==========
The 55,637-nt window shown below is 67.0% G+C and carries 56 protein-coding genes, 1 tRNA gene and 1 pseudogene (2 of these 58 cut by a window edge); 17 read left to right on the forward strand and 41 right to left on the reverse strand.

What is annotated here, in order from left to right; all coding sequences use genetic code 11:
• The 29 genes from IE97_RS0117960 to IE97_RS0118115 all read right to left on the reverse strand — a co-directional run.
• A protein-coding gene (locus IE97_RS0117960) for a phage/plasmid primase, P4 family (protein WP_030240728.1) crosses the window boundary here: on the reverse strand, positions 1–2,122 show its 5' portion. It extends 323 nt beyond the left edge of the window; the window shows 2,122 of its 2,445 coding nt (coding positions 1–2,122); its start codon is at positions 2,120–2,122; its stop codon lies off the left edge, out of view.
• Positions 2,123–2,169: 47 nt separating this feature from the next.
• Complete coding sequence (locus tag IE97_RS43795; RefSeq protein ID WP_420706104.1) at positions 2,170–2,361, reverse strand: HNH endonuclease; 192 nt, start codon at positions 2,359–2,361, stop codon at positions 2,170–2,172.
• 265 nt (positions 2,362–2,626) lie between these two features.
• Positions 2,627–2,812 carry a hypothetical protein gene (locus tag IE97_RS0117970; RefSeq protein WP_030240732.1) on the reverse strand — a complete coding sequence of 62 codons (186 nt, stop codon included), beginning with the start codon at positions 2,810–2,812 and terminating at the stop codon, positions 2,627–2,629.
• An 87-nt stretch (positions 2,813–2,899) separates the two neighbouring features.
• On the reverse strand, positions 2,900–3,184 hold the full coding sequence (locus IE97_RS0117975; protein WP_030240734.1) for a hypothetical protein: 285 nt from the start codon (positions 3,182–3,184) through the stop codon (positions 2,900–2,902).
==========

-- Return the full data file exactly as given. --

The 55,637-nt window shown below is 67.0% G+C and carries 56 protein-coding genes, 1 tRNA gene and 1 pseudogene (2 of these 58 cut by a window edge); 17 read left to right on the forward strand and 41 right to left on the reverse strand.

What is annotated here, in order from left to right; all coding sequences use genetic code 11:
• The 29 genes from IE97_RS0117960 to IE97_RS0118115 all read right to left on the reverse strand — a co-directional run.
• A protein-coding gene (locus IE97_RS0117960) for a phage/plasmid primase, P4 family (protein WP_030240728.1) crosses the window boundary here: on the reverse strand, positions 1–2,122 show its 5' portion. It extends 323 nt beyond the left edge of the window; the window shows 2,122 of its 2,445 coding nt (coding positions 1–2,122); its start codon is at positions 2,120–2,122; its stop codon lies off the left edge, out of view.
• Positions 2,123–2,169: 47 nt separating this feature from the next.
• Complete coding sequence (locus tag IE97_RS43795; RefSeq protein ID WP_420706104.1) at positions 2,170–2,361, reverse strand: HNH endonuclease; 192 nt, start codon at positions 2,359–2,361, stop codon at positions 2,170–2,172.
• 265 nt (positions 2,362–2,626) lie between these two features.
• Positions 2,627–2,812 carry a hypothetical protein gene (locus tag IE97_RS0117970; RefSeq protein WP_030240732.1) on the reverse strand — a complete coding sequence of 62 codons (186 nt, stop codon included), beginning with the start codon at positions 2,810–2,812 and terminating at the stop codon, positions 2,627–2,629.
• An 87-nt stretch (positions 2,813–2,899) separates the two neighbouring features.
• On the reverse strand, positions 2,900–3,184 hold the full coding sequence (locus IE97_RS0117975; protein WP_030240734.1) for a hypothetical protein: 285 nt from the start codon (positions 3,182–3,184) through the stop codon (positions 2,900–2,902).